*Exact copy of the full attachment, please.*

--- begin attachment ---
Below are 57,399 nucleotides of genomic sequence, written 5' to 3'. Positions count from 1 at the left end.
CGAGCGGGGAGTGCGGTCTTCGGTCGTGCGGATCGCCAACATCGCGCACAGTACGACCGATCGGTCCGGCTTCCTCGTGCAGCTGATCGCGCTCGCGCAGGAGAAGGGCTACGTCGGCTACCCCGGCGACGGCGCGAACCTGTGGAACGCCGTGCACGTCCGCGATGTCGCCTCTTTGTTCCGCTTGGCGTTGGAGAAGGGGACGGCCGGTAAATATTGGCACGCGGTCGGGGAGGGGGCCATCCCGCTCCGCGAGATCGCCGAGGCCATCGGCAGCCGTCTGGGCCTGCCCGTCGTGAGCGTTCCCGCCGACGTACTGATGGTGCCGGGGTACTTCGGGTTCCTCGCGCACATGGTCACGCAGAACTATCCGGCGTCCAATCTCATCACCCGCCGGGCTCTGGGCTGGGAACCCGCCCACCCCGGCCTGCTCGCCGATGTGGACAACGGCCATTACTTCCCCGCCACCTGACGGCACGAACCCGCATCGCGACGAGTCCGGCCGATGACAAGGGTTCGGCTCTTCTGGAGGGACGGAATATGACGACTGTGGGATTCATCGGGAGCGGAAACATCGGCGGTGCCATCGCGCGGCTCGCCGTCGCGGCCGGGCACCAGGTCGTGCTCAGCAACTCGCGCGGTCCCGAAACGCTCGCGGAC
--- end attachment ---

Below are 57,399 nucleotides of genomic sequence, written 5' to 3'. Positions count from 1 at the left end.
CGAGCGGGGAGTGCGGTCTTCGGTCGTGCGGATCGCCAACATCGCGCACAGTACGACCGATCGGTCCGGCTTCCTCGTGCAGCTGATCGCGCTCGCGCAGGAGAAGGGCTACGTCGGCTACCCCGGCGACGGCGCGAACCTGTGGAACGCCGTGCACGTCCGCGATGTCGCCTCTTTGTTCCGCTTGGCGTTGGAGAAGGGGACGGCCGGTAAATATTGGCACGCGGTCGGGGAGGGGGCCATCCCGCTCCGCGAGATCGCCGAGGCCATCGGCAGCCGTCTGGGCCTGCCCGTCGTGAGCGTTCCCGCCGACGTACTGATGGTGCCGGGGTACTTCGGGTTCCTCGCGCACATGGTCACGCAGAACTATCCGGCGTCCAATCTCATCACCCGCCGGGCTCTGGGCTGGGAACCCGCCCACCCCGGCCTGCTCGCCGATGTGGACAACGGCCATTACTTCCCCGCCACCTGACGGCACGAACCCGCATCGCGACGAGTCCGGCCGATGACAAGGGTTCGGCTCTTCTGGAGGGACGGAATATGACGACTGTGGGATTCATCGGGAGCGGAAACATCGGCGGTGCCATCGCGCGGCTCGCCGTCGCGGCCGGGCACCAGGTCGTGCTCAGCAACTCGCGCGGTCCCGAAACGCTCGCGGAC